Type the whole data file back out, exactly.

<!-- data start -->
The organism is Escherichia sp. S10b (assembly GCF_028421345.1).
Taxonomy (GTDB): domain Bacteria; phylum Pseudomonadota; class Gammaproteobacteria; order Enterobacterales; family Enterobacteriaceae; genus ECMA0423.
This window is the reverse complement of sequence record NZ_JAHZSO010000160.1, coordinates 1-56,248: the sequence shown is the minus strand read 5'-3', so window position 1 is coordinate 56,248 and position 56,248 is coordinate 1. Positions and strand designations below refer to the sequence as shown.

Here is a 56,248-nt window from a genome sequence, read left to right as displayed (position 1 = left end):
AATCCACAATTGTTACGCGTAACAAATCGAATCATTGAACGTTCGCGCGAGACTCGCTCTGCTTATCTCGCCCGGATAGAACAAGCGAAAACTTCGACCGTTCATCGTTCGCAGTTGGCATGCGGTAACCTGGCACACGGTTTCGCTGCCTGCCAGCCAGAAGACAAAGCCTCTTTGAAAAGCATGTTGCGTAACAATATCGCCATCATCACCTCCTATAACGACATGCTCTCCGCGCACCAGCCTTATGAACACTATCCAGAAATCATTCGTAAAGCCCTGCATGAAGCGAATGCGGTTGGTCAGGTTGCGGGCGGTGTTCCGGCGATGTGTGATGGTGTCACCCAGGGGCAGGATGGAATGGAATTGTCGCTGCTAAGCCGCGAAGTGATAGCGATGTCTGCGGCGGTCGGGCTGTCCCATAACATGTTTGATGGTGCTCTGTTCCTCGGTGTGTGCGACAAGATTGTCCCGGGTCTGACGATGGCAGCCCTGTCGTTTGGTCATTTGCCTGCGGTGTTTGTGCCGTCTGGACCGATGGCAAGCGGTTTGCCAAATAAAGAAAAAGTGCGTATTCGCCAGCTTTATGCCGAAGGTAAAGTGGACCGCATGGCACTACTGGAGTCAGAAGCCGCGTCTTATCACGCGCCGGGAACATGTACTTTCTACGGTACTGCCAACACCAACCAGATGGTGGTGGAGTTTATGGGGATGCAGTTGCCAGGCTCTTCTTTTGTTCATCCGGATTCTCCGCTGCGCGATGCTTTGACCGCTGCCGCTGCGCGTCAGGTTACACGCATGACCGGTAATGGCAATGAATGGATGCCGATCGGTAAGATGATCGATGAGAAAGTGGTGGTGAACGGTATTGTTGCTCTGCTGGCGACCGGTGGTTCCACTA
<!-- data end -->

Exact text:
The organism is Escherichia sp. S10b (assembly GCF_028421345.1).
Taxonomy (GTDB): domain Bacteria; phylum Pseudomonadota; class Gammaproteobacteria; order Enterobacterales; family Enterobacteriaceae; genus ECMA0423.
This window is the reverse complement of sequence record NZ_JAHZSO010000160.1, coordinates 1-56,248: the sequence shown is the minus strand read 5'-3', so window position 1 is coordinate 56,248 and position 56,248 is coordinate 1. Positions and strand designations below refer to the sequence as shown.

Here is a 56,248-nt window from a genome sequence, read left to right as displayed (position 1 = left end):
AATCCACAATTGTTACGCGTAACAAATCGAATCATTGAACGTTCGCGCGAGACTCGCTCTGCTTATCTCGCCCGGATAGAACAAGCGAAAACTTCGACCGTTCATCGTTCGCAGTTGGCATGCGGTAACCTGGCACACGGTTTCGCTGCCTGCCAGCCAGAAGACAAAGCCTCTTTGAAAAGCATGTTGCGTAACAATATCGCCATCATCACCTCCTATAACGACATGCTCTCCGCGCACCAGCCTTATGAACACTATCCAGAAATCATTCGTAAAGCCCTGCATGAAGCGAATGCGGTTGGTCAGGTTGCGGGCGGTGTTCCGGCGATGTGTGATGGTGTCACCCAGGGGCAGGATGGAATGGAATTGTCGCTGCTAAGCCGCGAAGTGATAGCGATGTCTGCGGCGGTCGGGCTGTCCCATAACATGTTTGATGGTGCTCTGTTCCTCGGTGTGTGCGACAAGATTGTCCCGGGTCTGACGATGGCAGCCCTGTCGTTTGGTCATTTGCCTGCGGTGTTTGTGCCGTCTGGACCGATGGCAAGCGGTTTGCCAAATAAAGAAAAAGTGCGTATTCGCCAGCTTTATGCCGAAGGTAAAGTGGACCGCATGGCACTACTGGAGTCAGAAGCCGCGTCTTATCACGCGCCGGGAACATGTACTTTCTACGGTACTGCCAACACCAACCAGATGGTGGTGGAGTTTATGGGGATGCAGTTGCCAGGCTCTTCTTTTGTTCATCCGGATTCTCCGCTGCGCGATGCTTTGACCGCTGCCGCTGCGCGTCAGGTTACACGCATGACCGGTAATGGCAATGAATGGATGCCGATCGGTAAGATGATCGATGAGAAAGTGGTGGTGAACGGTATTGTTGCTCTGCTGGCGACCGGTGGTTCCACTA